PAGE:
Yes, I know they're artichokes. But do you know what they really are?
This was my first attempt ever at making mayonnaise.
It took a fair amount of steady hand whisking to achieve the finished results (so if you already have a serious case of tennis elbow, consider yourself forewarned). But it was well worth it. I will definitely be making this again. Many, many times.
Because thankfully, we have lots more artichokes in the garden.
1 t. salt
1 t. dry mustard
1/2 t. sugar
2 egg yolks
2 T. freshly squeezed lemon juice
1 c. oil (recipe calls for "Wesson oil"; I used Canola)
In medium bowl, mix together salt, mustard, and sugar. Add egg yolks and 1 T. of the lemon juice and whisk for a minute or two. Add the oil in droplets, whisking all the while. Keep adding the oil very, very slowly, so it incorporates into the mixture. As it thickens up, you can add the other T. of lemon juice. Keep going until all oil is incorporated.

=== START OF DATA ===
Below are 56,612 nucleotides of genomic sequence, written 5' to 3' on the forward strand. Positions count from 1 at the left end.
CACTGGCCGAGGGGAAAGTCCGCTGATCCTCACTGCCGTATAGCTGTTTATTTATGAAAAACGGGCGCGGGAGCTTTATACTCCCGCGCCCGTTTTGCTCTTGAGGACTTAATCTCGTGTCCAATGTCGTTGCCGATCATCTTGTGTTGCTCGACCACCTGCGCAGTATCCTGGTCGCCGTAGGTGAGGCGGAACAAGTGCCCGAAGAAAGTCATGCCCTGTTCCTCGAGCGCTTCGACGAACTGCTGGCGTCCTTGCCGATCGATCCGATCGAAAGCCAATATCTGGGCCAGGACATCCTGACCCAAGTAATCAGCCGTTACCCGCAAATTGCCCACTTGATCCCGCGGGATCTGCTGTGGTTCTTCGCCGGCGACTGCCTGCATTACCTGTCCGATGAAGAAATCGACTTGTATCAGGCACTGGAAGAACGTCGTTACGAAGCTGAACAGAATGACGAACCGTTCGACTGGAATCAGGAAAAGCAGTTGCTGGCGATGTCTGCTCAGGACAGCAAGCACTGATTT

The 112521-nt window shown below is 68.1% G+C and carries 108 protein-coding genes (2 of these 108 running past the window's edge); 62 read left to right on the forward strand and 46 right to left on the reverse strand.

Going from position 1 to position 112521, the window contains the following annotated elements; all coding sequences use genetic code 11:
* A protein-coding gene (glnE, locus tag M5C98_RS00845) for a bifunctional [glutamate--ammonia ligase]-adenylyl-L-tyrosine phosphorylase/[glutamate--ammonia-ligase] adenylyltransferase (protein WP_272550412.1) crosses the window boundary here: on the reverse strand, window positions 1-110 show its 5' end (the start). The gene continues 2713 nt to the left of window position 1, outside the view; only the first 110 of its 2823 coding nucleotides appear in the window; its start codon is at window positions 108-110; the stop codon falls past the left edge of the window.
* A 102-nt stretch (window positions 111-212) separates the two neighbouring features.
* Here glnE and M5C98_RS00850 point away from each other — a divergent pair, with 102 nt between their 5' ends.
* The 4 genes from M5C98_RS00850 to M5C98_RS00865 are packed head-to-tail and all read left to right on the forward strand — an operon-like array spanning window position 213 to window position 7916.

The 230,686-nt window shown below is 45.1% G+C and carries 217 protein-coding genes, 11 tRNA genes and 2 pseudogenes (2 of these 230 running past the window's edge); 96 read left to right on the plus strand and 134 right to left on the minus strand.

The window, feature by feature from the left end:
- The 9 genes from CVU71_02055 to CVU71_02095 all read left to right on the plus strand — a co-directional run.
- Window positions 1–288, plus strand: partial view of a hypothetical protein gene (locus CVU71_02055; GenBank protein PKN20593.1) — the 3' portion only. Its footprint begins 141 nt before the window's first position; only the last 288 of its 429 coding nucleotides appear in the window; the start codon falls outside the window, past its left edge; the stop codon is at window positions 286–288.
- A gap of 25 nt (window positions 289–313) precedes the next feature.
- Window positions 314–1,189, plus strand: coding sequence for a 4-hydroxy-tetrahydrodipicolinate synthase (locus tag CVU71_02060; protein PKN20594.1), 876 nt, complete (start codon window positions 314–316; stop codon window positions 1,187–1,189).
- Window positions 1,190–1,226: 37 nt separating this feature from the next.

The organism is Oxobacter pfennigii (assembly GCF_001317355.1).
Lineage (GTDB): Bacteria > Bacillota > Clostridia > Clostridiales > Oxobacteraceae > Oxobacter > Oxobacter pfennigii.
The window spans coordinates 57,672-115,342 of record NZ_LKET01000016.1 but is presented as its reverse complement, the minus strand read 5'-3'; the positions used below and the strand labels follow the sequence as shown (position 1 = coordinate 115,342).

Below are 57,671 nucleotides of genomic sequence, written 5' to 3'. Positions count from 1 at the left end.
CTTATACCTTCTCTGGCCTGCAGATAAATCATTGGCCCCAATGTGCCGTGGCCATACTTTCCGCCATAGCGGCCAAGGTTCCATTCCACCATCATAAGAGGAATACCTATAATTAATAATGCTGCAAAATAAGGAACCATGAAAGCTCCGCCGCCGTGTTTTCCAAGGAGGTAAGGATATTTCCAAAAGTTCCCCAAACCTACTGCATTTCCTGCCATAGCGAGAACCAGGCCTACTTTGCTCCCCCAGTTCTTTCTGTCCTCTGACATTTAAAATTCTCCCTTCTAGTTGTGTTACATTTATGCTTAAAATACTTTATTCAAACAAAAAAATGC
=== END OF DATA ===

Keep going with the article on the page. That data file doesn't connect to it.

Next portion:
Reed adds a pinch of cayenne pepper, to taste, at the end, but I did not. I also cut this recipe in half, because I wasn't sure how much we'd use or how well it keeps. I will probably cut the recipe in half next time, too.
By the way, after making this I was quite proud of my cooking prowess and thought I'd check in with Julia Child
for the inevitable congratulations. Child says that while "you should be able to make it by hand as part of your general mastery of the egg yolk," she prefers to make it in the food processor. She finds this "takes no skill whatsoever."
Scientific side-by-side comparison: On the left is store-bought mayo. On the right is the one I made myself. Apparently with no skill whatsoever.